With vegan and vegetarian diets on the rise, deficiencies in vitamin D are becoming increasingly common. Jie Li, postdoctoral researcher at the John Innes Centre at Norwich Research Park, explains how she is using gene editing to fortify tomatoes and play ‘ketchup’ on this global public health issue.

Each month, those working at the pioneering heart of Norwich Research Park tell us how their work is shaping the world we live in. Read their stories here.

What does your research entail?

My research uses biotechnologies, such as gene editing, to enrich food sources with essential vitamins and phytonutrients. Gene editing is like a pair of molecular tweezers. You could use the technique to snip out a small fragment of a gene and alter the pathway to enhance nutrition in plants. My research is focused on biofortifying tomatoes with vitamin D3.

Biofortification is an efficient way to address vitamin deficiencies, not only with tomatoes. We believe there is potential to explore similar possibilities in closely related plants such as pepper, aubergine and potato.

I am also a board member of the EDESIA PhD programme, funded by the Wellcome Trust, to advance major aspects of plant-based nutrition and health – from crop to clinic.

Why is vitamin D important?

Vitamin D is known as the sunshine vitamin. It is created in our body after the skin is exposed to ultraviolet B (UVB) light, but a major source of vitamin D is our diet, fish in particular. Most plants contain very little vitamin D and, with the growing popularity of plant-based diets, there is a clear and urgent need for sustainable, plant-based sources of vitamin D.

Approximately one billion people worldwide are affected by insufficiencies in vitamin D, which is associated with a negative impact on immune function and inflammation. It’s also linked to a higher risk of cancer, dementia and depression. Studies have even linked vitamin D insufficiency with increased severity of Covid-19 infection.

In the UK, the average intake of vitamin D from dietary sources is about three micrograms per day but the recommended daily intake is 10 micrograms. Two medium-sized biofortified tomatoes could potentially fill this nutritional gap. Engineering vitamin D in plants is a novel and economic way to address the insufficiency, with the added potential for making vegan-friendly supplements from leaf extracts of the vitamin D enriched plants.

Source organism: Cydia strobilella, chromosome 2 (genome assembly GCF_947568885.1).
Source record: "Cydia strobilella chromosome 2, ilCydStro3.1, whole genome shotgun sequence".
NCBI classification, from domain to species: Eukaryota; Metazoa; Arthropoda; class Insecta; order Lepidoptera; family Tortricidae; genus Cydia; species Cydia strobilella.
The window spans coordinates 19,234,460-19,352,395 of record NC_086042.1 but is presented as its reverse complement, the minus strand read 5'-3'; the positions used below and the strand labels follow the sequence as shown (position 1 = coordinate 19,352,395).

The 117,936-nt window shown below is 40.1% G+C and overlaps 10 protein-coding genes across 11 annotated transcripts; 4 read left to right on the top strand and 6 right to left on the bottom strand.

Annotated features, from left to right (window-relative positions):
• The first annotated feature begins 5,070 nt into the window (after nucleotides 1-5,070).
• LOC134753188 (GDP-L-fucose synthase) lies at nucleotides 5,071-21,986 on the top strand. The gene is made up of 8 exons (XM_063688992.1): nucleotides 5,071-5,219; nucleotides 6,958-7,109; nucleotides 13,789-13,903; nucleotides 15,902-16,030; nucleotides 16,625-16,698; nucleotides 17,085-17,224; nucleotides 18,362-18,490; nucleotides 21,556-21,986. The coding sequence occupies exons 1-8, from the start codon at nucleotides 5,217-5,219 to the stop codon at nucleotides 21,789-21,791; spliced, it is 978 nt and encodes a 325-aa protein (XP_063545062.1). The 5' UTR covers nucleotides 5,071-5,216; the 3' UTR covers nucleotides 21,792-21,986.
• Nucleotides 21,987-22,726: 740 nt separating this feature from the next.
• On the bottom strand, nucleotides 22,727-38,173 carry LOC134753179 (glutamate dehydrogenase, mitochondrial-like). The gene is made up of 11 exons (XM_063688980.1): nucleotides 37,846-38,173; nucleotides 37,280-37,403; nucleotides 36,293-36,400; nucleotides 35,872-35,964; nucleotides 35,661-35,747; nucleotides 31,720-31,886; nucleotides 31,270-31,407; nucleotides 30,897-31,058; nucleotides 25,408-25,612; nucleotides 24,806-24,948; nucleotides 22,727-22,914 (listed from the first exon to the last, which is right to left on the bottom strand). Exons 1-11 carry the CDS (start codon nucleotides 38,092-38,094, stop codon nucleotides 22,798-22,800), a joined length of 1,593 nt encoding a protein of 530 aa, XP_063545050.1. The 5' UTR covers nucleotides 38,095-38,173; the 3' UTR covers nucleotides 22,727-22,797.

Why does your research focus on tomatoes?

Tomatoes naturally contain the building block of vitamin D3 – called provitamin D3 or 7-dehydrocholesterol (7-DHC). But provitamin D3 does not normally accumulate in ripe tomato fruits. Gene editing enables us to introduce or enhance some traits much more effectively, precisely and much more rapidly than traditional breeding processes.

I engineered provitamin D3 in tomatoes by using gene editing to block an enzyme called 7-dehydrocholesterol reductase 2 (Sl7-DR2). Blocking this enzyme in tomatoes had no effect on growth, development or yield; the accumulated provitamin D3 can then be converted to vitamin D3 through UVB irradiation. After treatment with UVB, one tomato contains the equivalent levels of vitamin D3 as two medium-sized eggs or 28 grams of tuna.

Eastern Daily Press: Jie is a big fan of Lego and has built Hogwarts Castle from Harry Potter!Jie is a big fan of Lego and has built Hogwarts Castle from Harry Potter! (Image: Jie Li)

Why did you decide to pursue a career in science?

I got my bachelor’s degree in Agronomy from China Agricultural University in Beijing and took a gap year working in the lab. I was very lucky to get an opportunity to join the summer school at the John Innes Centre where I spent eight weeks in 2012, which inspired me to do my PhD.

It was a gradual process to decide to become a scientist, but with the support of my supervisor Prof Cathie Martin and the wonderful science environment at Norwich Research Park, I came back to Norwich in 2013 and have been here ever since!

What’s the best thing about working at Norwich Research Park?

Norwich Research Park is a diverse, respectful and collaborative working environment. It is exactly the kind of environment that can generate great science and give young scientists the right support or mentorship to develop their careers.

The John Innes Centre and Quadram Institute Bioscience just completed an application for funding from the Biotechnology and Biological Sciences Research Council (BBSRC) to establish a Biofortification Hub that will aim to develop new biofortified foods and test their nutritional efficacy. We're trying to help address global health problems, which requires that we work with growers, food companies, nutritionists and policymakers.

This work cannot be achieved by any single scientist, which is why the collaborative environment of Norwich Research Park is the perfect place to achieve this. If we're successful, we will bridge the gap between academic research, food production and regulatory bodies to raise awareness of the importance of balanced nutrition for a healthy lifestyle.

What do you get up to when you are not working?

Norwich is a beautiful place. Scientific work requires very high levels of concentration, so I love going for walks in the city to relax and stay healthy. I’m also a big fan of Lego. I enjoy the process of creating with those small bricks, including Hogwarts Castle from Harry Potter!

Jie Li is a postdoctoral researcher at the John Innes Centre at Norwich Research Park.